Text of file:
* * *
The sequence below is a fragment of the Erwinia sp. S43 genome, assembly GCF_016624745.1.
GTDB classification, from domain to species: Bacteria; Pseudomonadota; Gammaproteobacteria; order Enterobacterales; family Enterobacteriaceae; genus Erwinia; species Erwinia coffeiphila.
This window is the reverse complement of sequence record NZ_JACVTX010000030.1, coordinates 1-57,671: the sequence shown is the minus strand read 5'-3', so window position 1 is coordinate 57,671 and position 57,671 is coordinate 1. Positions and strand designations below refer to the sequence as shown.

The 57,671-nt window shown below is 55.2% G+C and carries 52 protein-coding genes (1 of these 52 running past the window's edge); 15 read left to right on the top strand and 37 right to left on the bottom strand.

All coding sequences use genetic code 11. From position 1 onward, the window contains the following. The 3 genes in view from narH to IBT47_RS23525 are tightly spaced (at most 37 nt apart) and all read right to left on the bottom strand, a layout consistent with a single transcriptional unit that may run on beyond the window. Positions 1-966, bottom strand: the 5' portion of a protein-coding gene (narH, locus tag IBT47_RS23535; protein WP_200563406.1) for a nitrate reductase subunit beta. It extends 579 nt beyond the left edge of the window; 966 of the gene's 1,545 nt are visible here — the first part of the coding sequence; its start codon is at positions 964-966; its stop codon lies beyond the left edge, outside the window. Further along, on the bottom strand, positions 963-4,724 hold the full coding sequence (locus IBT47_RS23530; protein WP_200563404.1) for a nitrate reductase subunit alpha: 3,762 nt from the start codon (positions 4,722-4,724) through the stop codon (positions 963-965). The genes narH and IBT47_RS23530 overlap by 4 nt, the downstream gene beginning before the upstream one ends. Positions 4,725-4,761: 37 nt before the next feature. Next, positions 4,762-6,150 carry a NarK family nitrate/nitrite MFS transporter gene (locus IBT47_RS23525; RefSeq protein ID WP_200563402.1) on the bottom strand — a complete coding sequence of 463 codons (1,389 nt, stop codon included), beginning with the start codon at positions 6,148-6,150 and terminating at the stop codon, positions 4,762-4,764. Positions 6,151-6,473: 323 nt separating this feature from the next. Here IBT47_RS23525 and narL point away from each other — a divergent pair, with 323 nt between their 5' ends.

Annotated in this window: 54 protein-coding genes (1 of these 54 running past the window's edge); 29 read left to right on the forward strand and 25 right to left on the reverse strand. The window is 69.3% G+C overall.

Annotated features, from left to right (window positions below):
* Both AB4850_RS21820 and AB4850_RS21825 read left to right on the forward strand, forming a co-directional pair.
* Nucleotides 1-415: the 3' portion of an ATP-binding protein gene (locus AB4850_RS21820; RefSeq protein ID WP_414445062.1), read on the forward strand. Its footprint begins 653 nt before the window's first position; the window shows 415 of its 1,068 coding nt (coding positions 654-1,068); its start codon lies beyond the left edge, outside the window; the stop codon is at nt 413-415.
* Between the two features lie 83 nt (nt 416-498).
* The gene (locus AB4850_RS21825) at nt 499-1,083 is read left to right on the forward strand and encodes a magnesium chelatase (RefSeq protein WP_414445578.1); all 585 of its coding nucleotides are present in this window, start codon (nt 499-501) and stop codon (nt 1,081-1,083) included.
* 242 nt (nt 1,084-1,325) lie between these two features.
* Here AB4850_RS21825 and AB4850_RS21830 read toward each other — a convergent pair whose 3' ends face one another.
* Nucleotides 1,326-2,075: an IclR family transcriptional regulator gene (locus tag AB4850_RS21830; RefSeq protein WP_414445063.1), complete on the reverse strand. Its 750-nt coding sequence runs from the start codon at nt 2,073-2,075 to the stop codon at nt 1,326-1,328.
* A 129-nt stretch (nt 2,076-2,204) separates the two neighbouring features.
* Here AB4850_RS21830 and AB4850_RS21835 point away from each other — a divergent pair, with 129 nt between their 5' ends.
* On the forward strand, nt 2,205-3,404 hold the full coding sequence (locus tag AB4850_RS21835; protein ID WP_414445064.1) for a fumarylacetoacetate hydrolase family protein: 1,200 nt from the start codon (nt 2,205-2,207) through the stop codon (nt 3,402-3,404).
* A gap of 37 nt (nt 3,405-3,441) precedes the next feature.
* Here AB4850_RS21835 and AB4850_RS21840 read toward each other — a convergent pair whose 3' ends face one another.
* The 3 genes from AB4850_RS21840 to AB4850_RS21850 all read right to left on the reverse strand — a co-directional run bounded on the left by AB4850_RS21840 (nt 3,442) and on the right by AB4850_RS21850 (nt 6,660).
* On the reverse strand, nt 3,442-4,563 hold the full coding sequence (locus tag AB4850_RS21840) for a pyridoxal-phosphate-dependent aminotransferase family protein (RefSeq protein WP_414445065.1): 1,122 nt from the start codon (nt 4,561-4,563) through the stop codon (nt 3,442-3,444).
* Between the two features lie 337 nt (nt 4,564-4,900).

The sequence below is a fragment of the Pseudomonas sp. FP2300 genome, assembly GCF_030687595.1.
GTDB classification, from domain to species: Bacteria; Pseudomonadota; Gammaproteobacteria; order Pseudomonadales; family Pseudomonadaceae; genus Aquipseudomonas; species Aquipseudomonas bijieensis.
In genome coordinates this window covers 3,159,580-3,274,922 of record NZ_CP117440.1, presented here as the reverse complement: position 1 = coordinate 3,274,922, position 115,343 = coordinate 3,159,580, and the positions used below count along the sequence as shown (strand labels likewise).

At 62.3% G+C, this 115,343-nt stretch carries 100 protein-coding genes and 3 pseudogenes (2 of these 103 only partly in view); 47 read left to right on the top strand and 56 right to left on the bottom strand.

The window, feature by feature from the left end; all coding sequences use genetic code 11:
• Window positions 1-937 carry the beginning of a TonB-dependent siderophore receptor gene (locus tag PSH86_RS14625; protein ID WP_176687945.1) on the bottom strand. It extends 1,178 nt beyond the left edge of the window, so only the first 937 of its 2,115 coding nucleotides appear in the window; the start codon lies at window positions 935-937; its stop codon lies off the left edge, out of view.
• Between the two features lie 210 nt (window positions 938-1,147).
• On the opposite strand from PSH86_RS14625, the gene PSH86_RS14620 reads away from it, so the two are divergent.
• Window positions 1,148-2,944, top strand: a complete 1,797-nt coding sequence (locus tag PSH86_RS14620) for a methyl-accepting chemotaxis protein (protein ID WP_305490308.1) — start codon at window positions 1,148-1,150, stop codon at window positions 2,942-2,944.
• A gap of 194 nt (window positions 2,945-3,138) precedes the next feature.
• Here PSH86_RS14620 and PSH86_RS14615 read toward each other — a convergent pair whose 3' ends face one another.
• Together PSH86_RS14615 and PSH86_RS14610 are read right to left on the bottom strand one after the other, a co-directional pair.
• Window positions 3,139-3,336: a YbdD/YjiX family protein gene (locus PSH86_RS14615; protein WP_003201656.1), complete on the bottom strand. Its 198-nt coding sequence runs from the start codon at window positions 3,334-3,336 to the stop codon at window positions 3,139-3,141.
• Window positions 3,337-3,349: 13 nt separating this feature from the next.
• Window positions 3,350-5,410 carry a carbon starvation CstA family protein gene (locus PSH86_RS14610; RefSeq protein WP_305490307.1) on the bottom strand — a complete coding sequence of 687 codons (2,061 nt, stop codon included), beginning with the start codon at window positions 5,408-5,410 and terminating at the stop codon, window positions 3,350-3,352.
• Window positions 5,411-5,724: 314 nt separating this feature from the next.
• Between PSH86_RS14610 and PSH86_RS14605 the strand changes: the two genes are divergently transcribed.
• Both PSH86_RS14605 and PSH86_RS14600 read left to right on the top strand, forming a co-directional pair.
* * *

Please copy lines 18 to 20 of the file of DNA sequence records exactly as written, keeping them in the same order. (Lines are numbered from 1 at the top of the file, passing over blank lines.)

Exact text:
* A gap of 37 nt (nt 3,405-3,441) precedes the next feature.
* Here AB4850_RS21835 and AB4850_RS21840 read toward each other — a convergent pair whose 3' ends face one another.
* The 3 genes from AB4850_RS21840 to AB4850_RS21850 all read right to left on the reverse strand — a co-directional run bounded on the left by AB4850_RS21840 (nt 3,442) and on the right by AB4850_RS21850 (nt 6,660).